You must be the person you have never had the courage to be. Gradually, you will discover that you are that person, but until you can see this clearly, you must pretend and invent.
– Paul Coelho
Who doesn’t have childhood memories of being forced to wear items of clothing that we hated? I still have a visceral memory of an unlined gray wool dress that my mother loved go dress me in, that scratched me with every move of a muscle and felt like sackcloth against my skin. A child’s only defense is to grow out of such clothes as quickly as possible or find a way to make sure the garment gets ruined, regardless of the consequences. Then, as we got older, we would fight with our parents over the clothes that we loved to wear – but that they hated.
As soon our parents stopped telling us what we could or couldn’t wear, society pressured us to “dress for success,” although we weren’t always sure whose idea of success or image we were even dressing for. Part of this cultural view is the oft-stated idiom: “Clothes make the man.” But we bristled at the idea of a shallow society unable to see us for our true selves, and we didn’t want to buy into creating an external reality based on the perceptions of others.
“Tetzaveh,” deals almost exclusively with the elaborate clothing and the intricate and ornate vestments that Aaron, the High Priest, wore when he entered the Tabernacle to perform the Temple Service. Without this regal and distinctive garb, Aaron could not perform his service. I can just hear Aaron’s mother yelling, “Aaron, put your priestly robes on already. And don’t argue with me. Let’s go – God is waiting!”
Is this nothing more than “clothes make the High Priest”? Some commentators state that the vestments were for the Jewish people to recognize the unique and spiritual stature of the High Priest. That view suggests that our teenage angst was justified, and it’s all about other peoples’ perceptions and external reality. But that would be a very superficial interpretation. What if outer garments affect us on an internal level, which in turn can create a new external reality? So which is it – external or internal reality?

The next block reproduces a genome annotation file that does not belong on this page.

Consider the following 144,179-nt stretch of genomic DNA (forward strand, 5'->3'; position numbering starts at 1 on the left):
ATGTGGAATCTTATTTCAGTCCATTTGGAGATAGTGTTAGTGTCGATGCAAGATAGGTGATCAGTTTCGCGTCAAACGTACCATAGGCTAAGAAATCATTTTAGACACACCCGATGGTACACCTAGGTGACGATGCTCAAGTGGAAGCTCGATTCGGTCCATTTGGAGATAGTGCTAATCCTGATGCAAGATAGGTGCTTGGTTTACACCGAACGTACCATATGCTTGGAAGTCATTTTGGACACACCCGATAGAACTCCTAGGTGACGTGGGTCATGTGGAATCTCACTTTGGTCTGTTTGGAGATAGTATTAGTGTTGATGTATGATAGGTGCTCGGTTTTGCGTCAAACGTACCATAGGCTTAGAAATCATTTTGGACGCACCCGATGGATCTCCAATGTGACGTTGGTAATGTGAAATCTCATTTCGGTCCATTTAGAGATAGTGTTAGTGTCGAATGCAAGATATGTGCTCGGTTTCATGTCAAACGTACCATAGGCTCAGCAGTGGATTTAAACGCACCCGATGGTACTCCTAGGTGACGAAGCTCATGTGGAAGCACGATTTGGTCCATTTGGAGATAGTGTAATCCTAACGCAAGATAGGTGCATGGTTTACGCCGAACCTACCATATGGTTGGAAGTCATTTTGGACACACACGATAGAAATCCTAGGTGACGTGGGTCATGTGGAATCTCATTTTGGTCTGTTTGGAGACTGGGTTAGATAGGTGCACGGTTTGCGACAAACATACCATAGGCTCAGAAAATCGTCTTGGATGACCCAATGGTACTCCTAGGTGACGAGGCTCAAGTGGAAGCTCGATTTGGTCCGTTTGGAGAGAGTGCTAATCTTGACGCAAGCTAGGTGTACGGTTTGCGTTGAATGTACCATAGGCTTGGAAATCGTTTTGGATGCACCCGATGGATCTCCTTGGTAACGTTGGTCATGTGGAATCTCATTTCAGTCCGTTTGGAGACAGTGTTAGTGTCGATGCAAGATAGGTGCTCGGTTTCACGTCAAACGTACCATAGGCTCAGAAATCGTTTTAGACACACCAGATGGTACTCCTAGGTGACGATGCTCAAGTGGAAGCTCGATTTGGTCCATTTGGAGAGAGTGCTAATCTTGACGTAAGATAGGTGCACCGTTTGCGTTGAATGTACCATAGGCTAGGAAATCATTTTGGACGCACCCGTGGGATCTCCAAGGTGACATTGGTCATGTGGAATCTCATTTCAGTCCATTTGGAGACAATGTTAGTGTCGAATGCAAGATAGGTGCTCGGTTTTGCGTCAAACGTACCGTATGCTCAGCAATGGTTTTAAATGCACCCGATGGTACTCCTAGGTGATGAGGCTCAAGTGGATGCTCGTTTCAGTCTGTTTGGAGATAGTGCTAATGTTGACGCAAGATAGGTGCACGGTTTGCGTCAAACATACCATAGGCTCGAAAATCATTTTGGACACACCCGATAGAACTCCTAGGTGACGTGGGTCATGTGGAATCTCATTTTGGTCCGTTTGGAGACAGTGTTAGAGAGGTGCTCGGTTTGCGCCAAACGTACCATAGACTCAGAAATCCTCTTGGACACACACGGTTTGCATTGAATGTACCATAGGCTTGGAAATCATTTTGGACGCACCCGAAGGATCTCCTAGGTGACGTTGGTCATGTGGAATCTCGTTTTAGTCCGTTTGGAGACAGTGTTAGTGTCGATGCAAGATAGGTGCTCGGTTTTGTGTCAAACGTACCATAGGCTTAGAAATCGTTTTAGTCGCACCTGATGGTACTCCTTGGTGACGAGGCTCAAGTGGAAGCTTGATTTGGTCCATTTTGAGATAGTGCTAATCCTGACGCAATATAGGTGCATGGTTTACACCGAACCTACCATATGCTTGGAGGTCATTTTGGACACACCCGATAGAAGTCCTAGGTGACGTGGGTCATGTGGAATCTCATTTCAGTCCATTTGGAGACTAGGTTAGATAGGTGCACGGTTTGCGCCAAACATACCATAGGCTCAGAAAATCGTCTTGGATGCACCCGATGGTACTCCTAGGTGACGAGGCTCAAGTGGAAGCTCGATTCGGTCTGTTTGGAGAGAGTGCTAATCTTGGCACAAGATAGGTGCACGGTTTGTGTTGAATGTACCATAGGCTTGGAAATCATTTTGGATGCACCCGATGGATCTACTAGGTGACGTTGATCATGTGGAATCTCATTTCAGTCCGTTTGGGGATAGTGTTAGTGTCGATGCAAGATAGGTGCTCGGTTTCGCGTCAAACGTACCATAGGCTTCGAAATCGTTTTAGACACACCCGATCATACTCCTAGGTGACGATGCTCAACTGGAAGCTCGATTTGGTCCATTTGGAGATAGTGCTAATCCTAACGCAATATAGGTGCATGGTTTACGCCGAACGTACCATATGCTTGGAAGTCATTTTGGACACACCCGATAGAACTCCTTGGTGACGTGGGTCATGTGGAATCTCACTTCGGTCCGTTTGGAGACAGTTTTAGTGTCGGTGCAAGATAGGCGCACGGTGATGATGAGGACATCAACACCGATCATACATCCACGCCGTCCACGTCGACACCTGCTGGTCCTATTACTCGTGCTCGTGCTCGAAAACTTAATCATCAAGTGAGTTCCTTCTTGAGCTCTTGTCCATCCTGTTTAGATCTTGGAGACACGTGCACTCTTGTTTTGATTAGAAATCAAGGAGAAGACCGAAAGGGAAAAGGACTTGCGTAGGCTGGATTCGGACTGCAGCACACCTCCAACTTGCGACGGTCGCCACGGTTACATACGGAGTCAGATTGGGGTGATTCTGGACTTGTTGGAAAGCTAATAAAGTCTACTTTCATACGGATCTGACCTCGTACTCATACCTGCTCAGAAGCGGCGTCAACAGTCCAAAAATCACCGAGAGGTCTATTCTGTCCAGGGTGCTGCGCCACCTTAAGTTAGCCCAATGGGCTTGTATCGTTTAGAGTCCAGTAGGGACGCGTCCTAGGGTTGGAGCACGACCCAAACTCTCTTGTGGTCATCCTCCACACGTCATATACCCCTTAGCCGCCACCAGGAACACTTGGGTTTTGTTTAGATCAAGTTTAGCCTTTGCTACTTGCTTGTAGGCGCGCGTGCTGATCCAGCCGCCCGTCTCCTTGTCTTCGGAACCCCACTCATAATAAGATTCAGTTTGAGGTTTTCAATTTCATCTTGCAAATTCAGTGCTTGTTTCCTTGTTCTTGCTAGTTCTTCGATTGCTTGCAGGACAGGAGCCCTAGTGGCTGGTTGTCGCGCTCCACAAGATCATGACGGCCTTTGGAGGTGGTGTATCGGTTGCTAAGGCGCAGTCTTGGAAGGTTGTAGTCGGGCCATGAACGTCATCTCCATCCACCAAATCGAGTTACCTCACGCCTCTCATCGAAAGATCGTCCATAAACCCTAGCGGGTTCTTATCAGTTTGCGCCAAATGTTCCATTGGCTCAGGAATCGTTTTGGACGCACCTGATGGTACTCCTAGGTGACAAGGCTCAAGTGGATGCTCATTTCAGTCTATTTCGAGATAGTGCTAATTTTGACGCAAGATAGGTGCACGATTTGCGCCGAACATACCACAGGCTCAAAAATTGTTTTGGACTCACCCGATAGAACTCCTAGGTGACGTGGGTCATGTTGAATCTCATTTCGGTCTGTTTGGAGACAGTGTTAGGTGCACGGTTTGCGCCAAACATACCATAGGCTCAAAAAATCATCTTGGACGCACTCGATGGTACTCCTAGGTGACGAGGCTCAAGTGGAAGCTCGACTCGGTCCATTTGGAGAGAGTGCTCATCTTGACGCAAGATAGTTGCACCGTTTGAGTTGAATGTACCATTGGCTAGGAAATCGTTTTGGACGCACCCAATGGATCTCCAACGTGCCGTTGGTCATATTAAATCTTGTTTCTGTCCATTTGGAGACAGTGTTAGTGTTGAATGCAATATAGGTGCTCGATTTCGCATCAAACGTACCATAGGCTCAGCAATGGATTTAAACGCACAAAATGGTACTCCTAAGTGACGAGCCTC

To Walk a Mile in Someone’s Sandals
The Torah describes the vestments as being for the “splendor and glory” of Aaron. You may think that these two words mean the same thing, but they don’t. “Glory” refers to our God-given qualities, our inherent strengths, and gifts. “Splendor,” on the other hand, refers to what we do with them. There is a saying that our life is a gift to God, but that what we do with our lives is our gift back to God.
In order to make that remotely meaningful, however, we have to understand the exalted essence of a human being. That’s a challenge at any time, but put yourself in Aaron’s shoes – or sandals – for a moment. One day, he’s a slave in Egypt; the next, he’s the High Priest serving on behalf of the entire Jewish nation. That’s a colossal shift. How could he possibly have felt worthy and up to the task?
Fake It ‘Til You Reveal It
We usually think that attitude drives behavior. That makes sense. After all, we see how our actions flow from our beliefs and thoughts. The Torah tells us, however, that the reverse is just as true, if not more so, and Positive Psychology research, such as Daryl Bem’s “Self-Perception Theory,” explains that behavior does, in fact, more effectively drive attitude. This can be consciously manipulated for good, by engaging in specific practices to shape the belief about one’s self that will then reinforces the positive behavior. We often hear the phrase “fake it ‘til you make it.” Judaism tells us to “fake it ‘til you become it,” and deeper still is: “fake it ‘til you reveal what is already there.”
For Aaron to assume his role and serve the Jewish people, he needed to see himself as being worthy, to understand his inherent royal nature. The holy vestments were external vehicles to get to that inner truth. (Interestingly, nothing could serve as a barrier – not even so much as a bandage – between Aaron’s body and his vestments. This prohibition is meant to teach us that the physical (and emotional) impediments we place between holiness and ourselves, and between God and us, are foreign objects that don’t belong there.)
Tapping into Glory
We are all glorious in that we all have God-given qualities, unique strengths, and talents. But unless we know that they are there, we can’t tap into them. Unless we know who we are, we can’t comprehend our mission and begin to actualize our potential. May we all use the lesson of “Tetzaveh” to clothe ourselves in new behaviors and new ways of being. And when we remove barriers and impediments to Godly connection, we open the way to a new internal reality sourced in our “glorious” essence, thus revealing a new external reality where we can create the “splendorous” life that we are meant to live.
Internalize & Actualize:
- If you could imagine your life as the gift you want to give to God, what would your life look like?
- Are feelings of unworthiness, or the fear that you’re not “up to the task,” holding you back in your life, whether in your career, relationship, or personal growth? List a few examples where you feel this way?
- How can you use the situations above and take a “fake it ‘til you reveal it” approach? List five practical ways you can start “acting” in the way you want to become your new truth.